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Perfect escapism as godmothers make an offer not to be refused

The Godmothers

Monica McInerney

Welbeck, €12.99

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Monica McInerney... perfect  antidote to the lockdown

Monica McInerney... perfect antidote to the lockdown

Monica McInerney... perfect antidote to the lockdown

Monica McInerney is a very successful Aussie writer (voted Australia's favourite novelist four times in the last decade), who began her career in 2001 with A Taste for It - about an Australian chef called Maura travelling around Ireland. Her latest novel, The Godmothers, takes her back to our shores once again.

The Godmothers centres on Eliza, a buttoned-down, uptight 30-year-old who, in the space of a week, loses her job and her apartment in Melbourne.

The reasons for Eliza's control-freakery are very apparent. After a childhood with an erratic and unconventional, but loving, single mother, Jeannie, who dragged her from pillar to post, Eliza has played safe and spent her entire working life toiling for narcissistic nightmare Gillian, building up Gillian's business for no thanks and little reward.

Having no father, no siblings, grandparents or any other family, the only constants in Eliza's life have been her two godmothers, her mother's boarding school chums. Maxie is a famous actress who started out in Australian soaps and has become a British television institution.

Olivia is a pragmatic businesswoman whose (older) husband is in a care home with Alzheimer's. She has been left with the responsibility of running her husband's top-notch hotel in Edinburgh while trying to accommodate his two sons, Alex and Rory, and his late wife's mother, the demanding and demented Celine.

Eliza has no idea who her father is. Jeannie always promised she would tell her everything on her 18th birthday but she died shortly beforehand, leaving Eliza emotionally devastated.

After her life suddenly implodes, she decides, despite having developed a phobia of flying since her mother's death, that her godmothers' offer of a holiday in Edinburgh is one she can't refuse.

Making the long journey to Scotland is the first step to finally finding out who her father is. What she hasn't bargained for is that her godmothers, feeling parental towards her, have kept many of Jeannie's secrets and that her late mother wasn't quite the person that Eliza thought she was.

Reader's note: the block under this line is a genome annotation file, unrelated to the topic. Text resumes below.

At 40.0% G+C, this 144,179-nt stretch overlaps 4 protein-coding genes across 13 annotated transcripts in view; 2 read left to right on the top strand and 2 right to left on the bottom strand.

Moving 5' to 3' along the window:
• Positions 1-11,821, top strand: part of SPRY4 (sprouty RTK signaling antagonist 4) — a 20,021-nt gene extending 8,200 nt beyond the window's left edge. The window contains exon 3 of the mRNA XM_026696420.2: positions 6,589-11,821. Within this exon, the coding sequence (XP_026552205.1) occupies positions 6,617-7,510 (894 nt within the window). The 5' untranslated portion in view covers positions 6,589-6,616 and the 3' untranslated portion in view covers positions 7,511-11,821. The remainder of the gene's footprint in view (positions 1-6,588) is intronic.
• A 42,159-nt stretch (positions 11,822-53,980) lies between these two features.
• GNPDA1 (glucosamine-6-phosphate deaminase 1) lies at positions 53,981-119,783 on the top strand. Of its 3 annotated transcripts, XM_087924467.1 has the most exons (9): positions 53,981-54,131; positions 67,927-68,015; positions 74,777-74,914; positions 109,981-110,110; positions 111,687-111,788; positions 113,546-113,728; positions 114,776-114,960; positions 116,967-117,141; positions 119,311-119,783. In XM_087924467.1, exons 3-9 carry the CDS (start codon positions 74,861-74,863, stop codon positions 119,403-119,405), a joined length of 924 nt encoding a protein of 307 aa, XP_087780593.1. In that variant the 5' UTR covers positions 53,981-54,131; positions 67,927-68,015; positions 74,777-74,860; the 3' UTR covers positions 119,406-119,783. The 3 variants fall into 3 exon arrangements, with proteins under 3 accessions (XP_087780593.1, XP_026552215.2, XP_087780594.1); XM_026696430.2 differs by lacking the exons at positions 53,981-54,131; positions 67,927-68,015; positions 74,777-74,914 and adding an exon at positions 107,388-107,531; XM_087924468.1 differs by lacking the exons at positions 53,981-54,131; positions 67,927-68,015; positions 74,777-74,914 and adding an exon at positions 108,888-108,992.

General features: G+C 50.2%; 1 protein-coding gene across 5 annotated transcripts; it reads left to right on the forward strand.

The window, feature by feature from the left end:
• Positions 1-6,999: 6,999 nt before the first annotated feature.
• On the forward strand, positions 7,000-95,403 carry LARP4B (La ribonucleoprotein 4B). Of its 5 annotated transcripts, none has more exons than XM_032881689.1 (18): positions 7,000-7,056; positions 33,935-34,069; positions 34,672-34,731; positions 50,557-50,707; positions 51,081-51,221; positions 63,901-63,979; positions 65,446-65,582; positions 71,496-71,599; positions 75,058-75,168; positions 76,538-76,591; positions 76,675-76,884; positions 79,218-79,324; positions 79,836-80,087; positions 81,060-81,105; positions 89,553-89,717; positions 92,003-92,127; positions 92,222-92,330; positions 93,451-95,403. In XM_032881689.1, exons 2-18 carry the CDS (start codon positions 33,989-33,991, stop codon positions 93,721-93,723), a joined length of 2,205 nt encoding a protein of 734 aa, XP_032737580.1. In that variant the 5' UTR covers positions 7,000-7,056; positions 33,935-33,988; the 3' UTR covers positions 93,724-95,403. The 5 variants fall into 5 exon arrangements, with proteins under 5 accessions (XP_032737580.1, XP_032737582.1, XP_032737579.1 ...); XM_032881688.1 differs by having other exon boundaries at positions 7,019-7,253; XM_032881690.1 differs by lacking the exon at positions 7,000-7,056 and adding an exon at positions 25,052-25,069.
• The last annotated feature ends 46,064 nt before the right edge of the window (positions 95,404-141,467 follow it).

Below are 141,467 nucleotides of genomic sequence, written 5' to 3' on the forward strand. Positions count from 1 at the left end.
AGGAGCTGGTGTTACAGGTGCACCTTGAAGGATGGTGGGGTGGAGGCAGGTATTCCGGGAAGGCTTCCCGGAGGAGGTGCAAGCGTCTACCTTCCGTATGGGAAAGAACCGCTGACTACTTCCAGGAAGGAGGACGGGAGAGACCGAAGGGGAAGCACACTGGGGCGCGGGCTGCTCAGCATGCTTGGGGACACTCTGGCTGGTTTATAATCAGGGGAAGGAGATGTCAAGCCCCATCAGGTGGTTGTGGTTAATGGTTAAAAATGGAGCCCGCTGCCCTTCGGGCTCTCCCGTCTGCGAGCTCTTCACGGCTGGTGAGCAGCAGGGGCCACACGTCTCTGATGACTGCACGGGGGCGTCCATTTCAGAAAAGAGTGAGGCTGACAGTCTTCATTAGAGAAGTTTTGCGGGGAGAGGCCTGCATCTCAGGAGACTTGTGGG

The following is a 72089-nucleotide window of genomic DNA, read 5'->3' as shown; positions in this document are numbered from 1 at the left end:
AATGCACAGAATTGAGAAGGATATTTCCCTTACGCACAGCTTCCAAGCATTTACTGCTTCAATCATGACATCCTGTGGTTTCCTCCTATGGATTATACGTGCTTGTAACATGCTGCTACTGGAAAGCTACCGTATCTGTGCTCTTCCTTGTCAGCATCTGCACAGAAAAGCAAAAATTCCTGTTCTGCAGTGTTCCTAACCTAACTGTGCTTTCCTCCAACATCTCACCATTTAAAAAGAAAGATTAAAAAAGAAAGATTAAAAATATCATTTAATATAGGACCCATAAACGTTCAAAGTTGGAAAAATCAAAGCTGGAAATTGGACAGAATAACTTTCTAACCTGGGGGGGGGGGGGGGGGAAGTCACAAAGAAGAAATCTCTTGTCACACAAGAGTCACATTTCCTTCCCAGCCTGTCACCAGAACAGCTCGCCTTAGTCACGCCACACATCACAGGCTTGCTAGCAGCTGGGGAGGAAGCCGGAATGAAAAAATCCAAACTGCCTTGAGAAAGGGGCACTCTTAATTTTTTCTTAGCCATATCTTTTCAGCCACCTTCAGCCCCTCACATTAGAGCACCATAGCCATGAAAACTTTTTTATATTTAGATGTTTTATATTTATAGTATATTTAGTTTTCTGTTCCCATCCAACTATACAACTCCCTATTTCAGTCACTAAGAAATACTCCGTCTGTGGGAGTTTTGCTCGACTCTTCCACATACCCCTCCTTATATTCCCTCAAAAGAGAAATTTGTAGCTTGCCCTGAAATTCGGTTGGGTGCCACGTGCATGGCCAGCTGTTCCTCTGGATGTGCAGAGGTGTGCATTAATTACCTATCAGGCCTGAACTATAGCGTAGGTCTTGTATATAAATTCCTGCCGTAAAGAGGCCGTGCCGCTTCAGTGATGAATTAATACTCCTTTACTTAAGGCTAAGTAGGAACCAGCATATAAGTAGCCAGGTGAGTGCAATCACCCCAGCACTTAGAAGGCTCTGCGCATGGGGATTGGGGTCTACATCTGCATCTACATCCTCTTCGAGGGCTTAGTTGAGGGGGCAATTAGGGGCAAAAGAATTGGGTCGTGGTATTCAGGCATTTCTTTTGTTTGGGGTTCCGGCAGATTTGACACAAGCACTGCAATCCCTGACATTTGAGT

Eliza already knew that Jeannie was a creative storyteller but when some of her lies are exposed, she feels cheated.

"For 13 years. I've done nothing but try to be the best behaved person I can, to try to keep everything bad at bay, stop anything else terrible happening to me. But it was pointless, wasn't it? Because I was in the dark all that time. My life could have been so different."

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Eliza is also shocked to discover that the godmothers don't know who her father is. The most likely suspect is an Irish man called Emmet whom her mother met in London and shared a house with in Australia. In between, Jeannie had worked in his family's pub in Ireland, in view of an ancient castle. With so many castles in Ireland, the search seems pointless until they get a clue courtesy of a Mel Gibson film. (The actor is "pocket-sized. It's all done with trick photography," according to gorgon Celine, who gets all the best lines. )

Eliza's physical and emotional journey changes her life. After 13 years of being shut down and cut off, she finally starts to live again. Surrounded by handsome men in Edinburgh, she even finds a bit of romance.

Readers will be delighted to hear that the Irish characters actually speak like real Irish people. McInerney perfectly captures the rhythm of speech and uses Irish-isms properly. The pacing is good throughout, letting readers enjoy the vivid scenery but not getting bogged down with extraneous details.

Being able to travel to Australia, Scotland, London and Ireland virtually, while we are stuck at home makes The Godmothers the perfect antidote to lockdown.


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